“I build a painting by putting little marks together–some look like hot dogs, some like doughnuts.” – Chuck Close
When you think of a portrait painting, I’m sure you think of regal foreigners, posing in their finest furs, with a little baby fat in their cheeks. While this is a large part of portrait painting history, the art has changed quite a bit over the years.
My favorite portrait artist, you ask? Photorealist, Chuck Close.
Here’s the 1-2-3 on Close’s work:
- Close suffers from “prosopagnosia,” or face blindness, which causes difficulty in recognizing and remembering faces. In addition, Close suffers from an spinal artery collapse which paralyzed him from the neck down. He calls this “the Event.”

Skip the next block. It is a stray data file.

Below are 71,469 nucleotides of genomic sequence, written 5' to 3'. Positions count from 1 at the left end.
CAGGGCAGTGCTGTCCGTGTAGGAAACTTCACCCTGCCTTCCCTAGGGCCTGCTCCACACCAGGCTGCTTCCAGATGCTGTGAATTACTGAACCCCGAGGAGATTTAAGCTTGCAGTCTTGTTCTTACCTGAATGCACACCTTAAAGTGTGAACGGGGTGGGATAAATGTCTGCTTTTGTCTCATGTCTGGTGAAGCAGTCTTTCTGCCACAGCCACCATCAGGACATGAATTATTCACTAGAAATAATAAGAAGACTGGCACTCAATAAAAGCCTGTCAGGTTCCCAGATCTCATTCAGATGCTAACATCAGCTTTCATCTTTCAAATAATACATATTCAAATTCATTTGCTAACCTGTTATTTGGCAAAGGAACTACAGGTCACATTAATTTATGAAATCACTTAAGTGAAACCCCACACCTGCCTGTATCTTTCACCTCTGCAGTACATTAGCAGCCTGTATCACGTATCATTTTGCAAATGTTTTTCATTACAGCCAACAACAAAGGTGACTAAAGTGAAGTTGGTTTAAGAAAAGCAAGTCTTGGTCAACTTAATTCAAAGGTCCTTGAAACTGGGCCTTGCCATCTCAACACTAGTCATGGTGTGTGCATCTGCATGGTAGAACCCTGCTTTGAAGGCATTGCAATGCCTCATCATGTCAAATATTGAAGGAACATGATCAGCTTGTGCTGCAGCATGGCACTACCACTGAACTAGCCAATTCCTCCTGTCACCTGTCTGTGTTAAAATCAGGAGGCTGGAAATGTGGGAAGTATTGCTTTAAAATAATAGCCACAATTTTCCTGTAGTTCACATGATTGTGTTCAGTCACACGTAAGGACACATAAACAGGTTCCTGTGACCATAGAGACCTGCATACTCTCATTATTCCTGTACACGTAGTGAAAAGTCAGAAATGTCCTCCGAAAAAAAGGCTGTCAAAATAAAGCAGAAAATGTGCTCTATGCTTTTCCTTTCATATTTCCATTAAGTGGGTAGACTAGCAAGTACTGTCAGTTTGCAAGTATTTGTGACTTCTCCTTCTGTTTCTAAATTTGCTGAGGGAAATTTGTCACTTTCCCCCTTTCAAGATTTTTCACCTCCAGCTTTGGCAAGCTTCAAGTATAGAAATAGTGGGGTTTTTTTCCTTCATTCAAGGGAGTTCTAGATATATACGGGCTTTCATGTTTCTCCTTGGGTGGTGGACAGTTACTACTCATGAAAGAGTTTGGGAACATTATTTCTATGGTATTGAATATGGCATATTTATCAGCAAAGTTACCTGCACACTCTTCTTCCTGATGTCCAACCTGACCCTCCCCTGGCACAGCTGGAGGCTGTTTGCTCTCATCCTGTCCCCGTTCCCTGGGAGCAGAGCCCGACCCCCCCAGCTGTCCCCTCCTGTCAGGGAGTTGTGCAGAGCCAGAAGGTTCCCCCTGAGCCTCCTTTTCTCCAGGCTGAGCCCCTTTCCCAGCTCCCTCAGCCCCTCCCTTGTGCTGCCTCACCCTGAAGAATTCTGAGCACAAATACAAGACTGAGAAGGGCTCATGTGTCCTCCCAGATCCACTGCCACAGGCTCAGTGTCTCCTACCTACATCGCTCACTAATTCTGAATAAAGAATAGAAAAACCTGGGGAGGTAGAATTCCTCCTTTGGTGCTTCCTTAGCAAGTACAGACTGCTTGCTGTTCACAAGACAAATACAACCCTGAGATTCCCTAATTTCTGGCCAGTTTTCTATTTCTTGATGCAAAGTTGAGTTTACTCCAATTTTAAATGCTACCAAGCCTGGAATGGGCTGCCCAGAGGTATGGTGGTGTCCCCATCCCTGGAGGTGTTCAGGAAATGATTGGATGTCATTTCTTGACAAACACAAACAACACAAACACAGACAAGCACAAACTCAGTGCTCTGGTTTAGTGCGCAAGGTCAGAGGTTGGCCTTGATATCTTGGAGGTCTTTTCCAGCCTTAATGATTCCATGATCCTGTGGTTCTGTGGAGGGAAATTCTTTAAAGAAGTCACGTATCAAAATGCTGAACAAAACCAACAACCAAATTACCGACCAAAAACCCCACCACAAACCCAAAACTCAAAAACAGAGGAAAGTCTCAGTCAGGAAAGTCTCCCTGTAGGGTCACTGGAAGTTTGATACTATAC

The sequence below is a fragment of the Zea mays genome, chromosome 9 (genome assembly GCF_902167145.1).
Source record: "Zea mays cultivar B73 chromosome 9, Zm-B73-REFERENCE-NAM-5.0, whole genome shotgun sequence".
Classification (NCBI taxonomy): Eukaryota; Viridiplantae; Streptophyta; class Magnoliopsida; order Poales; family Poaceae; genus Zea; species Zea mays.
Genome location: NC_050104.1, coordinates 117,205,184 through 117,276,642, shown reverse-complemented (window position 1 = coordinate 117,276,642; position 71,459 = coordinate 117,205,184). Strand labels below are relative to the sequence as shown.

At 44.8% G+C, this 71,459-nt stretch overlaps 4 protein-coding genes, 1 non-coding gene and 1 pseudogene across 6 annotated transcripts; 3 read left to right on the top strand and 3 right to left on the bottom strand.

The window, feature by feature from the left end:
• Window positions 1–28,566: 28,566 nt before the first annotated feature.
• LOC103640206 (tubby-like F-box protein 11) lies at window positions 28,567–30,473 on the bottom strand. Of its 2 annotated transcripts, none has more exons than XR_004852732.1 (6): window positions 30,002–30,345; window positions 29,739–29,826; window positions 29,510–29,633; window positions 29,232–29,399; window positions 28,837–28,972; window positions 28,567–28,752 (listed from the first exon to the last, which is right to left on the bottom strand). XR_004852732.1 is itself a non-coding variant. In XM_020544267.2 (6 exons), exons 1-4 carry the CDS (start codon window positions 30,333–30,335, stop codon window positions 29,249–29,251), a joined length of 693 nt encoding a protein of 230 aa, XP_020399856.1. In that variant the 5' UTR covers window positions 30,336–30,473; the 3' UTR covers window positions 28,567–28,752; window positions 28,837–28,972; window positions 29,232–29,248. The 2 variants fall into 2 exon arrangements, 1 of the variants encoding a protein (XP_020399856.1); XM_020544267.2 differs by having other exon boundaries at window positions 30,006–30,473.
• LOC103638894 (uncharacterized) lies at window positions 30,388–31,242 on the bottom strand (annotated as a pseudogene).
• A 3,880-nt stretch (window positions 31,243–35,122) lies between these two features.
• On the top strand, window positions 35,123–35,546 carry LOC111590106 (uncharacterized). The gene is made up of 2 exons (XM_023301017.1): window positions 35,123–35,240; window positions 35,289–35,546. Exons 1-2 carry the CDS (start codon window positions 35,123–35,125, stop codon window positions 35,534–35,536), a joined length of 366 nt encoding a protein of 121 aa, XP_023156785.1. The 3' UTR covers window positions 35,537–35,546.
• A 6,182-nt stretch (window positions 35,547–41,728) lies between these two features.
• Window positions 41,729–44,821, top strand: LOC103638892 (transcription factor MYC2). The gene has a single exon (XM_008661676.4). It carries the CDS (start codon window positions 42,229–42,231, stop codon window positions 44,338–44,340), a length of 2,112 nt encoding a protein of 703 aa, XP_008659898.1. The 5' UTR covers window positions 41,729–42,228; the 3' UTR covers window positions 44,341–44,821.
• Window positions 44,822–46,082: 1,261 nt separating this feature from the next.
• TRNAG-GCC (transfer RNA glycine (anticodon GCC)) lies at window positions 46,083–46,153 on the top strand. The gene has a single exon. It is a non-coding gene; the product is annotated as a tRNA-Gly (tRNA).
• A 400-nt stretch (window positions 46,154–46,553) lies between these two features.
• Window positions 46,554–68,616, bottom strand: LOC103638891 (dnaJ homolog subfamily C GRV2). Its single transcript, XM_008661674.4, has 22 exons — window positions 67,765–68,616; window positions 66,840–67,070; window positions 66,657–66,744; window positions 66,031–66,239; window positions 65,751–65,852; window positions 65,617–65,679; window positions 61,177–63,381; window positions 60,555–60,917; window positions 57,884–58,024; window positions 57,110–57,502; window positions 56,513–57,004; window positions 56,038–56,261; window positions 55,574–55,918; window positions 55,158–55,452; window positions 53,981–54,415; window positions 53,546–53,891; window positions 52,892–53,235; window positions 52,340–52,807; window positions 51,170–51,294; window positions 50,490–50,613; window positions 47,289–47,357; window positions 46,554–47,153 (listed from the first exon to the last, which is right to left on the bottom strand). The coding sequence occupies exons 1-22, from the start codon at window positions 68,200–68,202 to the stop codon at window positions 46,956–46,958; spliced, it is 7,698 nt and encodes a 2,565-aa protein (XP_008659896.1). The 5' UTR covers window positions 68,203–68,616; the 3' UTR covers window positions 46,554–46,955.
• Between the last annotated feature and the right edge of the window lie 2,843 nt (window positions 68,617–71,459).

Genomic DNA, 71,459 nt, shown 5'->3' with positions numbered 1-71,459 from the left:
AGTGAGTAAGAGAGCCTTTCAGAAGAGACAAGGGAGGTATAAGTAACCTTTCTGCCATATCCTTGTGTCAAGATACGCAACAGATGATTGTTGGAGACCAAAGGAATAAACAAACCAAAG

- My favorite part of Close’s work is that he uses small dots, fingerprints, and circles to create the illusion of a face from afar. He now straps a paint brush to his hand while painting. Here’s a close up of one of his works.
- His art was recently featured atop New York taxis as part of an advertising campaign to “bring art to people in the streets.” His work will be featured on 250 taxis, only showing cropped versions of Lucas (shown above) and “Lorna Simpson.” Big Think.com explains this story.
PBS conducted an amazing interview with Close, here’s the transcript if you’re interested in learning more about him.